Calcium channel blockers, calmodulin inhibitors, and some other classes of non-related compounds reverse multi-drug resistance. In the present study, we found that several resistance modifiers are more toxic for MDR cells than for the corresponding sensitive parent cells, whereas others show the opposite effect. Several calcium channel blockers including bepridil, diltiazem, nifedipine and verapamil, as well as the calmodulin inhibitor trifluoperazine, were more toxic for several MDR cell lines than for the parent cell lines. In contrast, cross-resistance for cyclosporin A and the verapamil analogue Ro 11-2933/001 was observed in the MDR/sensitive cell couple CH(R)C5/AUXB1, probably due to a concentration-dependent stimulation of cell growth in the range of 0-4 μM cyclosporin A and of 1-4 μM Ro 11-2933/001. In partially revertant CH(R)C5 cells, growth inhibition by Ro 11-2933/001 at concentrations below 1 μM, as seen in CH(R)C5 cells, changed into growth stimulation, and the collateral sensitivity to verapamil and bepridil disappeared almost completely. In the MDR cells CH(R)C5, 2780(AD) and DC3F/DMXX, cross-resistance to another calcium channel blocking agent, Ro 11-1781/001 (tiapamil), was observed as well. This compound showed exceptional behavior: it induced marked potentiation of Dx cytotoxicity as well as stimulation of Dx accumulation in AUXB1 cells, even at low tiapamil concentrations, but not in the CH(R)C5 cells, even at high concentrations. It is concluded that resistance modifiers can selectively influence growth of MDR cells via more than one process, and resulting in either strong growth inhibition in MDR cells relative to the effect on sensitive cells or in growth stimulation.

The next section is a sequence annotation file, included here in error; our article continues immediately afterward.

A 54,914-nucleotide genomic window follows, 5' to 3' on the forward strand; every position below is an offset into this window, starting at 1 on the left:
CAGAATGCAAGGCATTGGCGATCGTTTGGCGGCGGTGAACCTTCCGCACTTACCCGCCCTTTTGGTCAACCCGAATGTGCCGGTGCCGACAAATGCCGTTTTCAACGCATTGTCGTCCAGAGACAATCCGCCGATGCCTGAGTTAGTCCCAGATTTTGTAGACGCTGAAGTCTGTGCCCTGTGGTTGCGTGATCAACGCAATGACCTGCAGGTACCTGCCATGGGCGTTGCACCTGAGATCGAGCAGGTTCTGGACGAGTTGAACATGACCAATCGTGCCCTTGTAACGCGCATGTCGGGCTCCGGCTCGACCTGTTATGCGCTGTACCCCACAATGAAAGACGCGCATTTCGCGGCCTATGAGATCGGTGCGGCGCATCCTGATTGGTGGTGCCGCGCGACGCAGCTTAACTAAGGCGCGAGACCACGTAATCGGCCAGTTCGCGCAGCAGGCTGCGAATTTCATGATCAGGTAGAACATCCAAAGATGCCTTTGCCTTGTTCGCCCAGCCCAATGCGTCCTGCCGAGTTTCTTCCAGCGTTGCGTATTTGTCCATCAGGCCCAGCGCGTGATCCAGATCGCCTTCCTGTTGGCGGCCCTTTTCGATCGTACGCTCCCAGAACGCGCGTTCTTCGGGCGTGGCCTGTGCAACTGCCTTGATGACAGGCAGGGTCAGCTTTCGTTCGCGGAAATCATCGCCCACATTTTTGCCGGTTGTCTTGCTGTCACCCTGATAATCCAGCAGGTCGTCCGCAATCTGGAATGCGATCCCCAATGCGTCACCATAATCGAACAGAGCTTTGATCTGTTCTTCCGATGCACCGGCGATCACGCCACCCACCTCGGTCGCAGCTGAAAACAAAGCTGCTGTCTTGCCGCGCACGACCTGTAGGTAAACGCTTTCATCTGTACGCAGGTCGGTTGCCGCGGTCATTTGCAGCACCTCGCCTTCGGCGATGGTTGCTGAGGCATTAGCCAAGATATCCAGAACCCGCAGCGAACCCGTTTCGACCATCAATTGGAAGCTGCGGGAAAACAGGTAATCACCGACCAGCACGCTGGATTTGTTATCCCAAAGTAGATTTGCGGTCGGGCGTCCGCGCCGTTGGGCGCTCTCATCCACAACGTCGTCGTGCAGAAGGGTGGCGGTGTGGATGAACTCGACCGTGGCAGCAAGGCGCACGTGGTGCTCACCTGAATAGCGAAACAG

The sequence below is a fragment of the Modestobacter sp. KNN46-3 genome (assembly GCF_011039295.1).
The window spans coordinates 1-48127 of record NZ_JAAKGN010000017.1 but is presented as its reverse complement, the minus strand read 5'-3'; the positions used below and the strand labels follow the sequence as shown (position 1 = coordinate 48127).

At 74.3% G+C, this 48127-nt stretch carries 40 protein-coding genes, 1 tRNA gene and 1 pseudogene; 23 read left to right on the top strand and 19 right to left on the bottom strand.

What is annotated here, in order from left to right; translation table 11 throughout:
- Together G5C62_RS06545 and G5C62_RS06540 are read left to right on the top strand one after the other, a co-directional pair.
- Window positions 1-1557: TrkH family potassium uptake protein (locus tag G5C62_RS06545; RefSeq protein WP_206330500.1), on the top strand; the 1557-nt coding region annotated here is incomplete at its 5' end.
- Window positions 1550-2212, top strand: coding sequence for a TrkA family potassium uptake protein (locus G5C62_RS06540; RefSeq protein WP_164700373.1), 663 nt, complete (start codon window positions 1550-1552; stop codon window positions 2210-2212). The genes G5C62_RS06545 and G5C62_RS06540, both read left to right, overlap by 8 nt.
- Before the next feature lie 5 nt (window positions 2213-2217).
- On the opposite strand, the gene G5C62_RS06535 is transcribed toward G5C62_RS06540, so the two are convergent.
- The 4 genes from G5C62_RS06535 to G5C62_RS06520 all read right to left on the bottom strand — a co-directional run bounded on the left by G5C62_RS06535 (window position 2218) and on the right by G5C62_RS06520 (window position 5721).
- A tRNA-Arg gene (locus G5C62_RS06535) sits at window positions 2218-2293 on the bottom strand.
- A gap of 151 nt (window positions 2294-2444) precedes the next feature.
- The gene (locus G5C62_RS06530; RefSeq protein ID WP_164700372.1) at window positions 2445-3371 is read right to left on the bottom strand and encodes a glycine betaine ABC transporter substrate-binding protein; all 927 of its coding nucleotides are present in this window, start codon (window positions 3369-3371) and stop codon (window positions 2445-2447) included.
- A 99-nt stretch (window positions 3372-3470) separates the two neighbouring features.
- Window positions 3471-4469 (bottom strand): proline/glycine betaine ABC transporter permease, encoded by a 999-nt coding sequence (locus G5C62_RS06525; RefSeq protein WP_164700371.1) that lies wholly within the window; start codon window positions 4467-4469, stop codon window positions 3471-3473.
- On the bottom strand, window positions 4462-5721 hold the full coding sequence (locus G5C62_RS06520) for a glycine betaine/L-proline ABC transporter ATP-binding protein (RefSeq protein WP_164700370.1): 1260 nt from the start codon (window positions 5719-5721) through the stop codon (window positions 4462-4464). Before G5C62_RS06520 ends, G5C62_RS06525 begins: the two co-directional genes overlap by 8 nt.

ASJC Scopus subject areas
- Cancer Research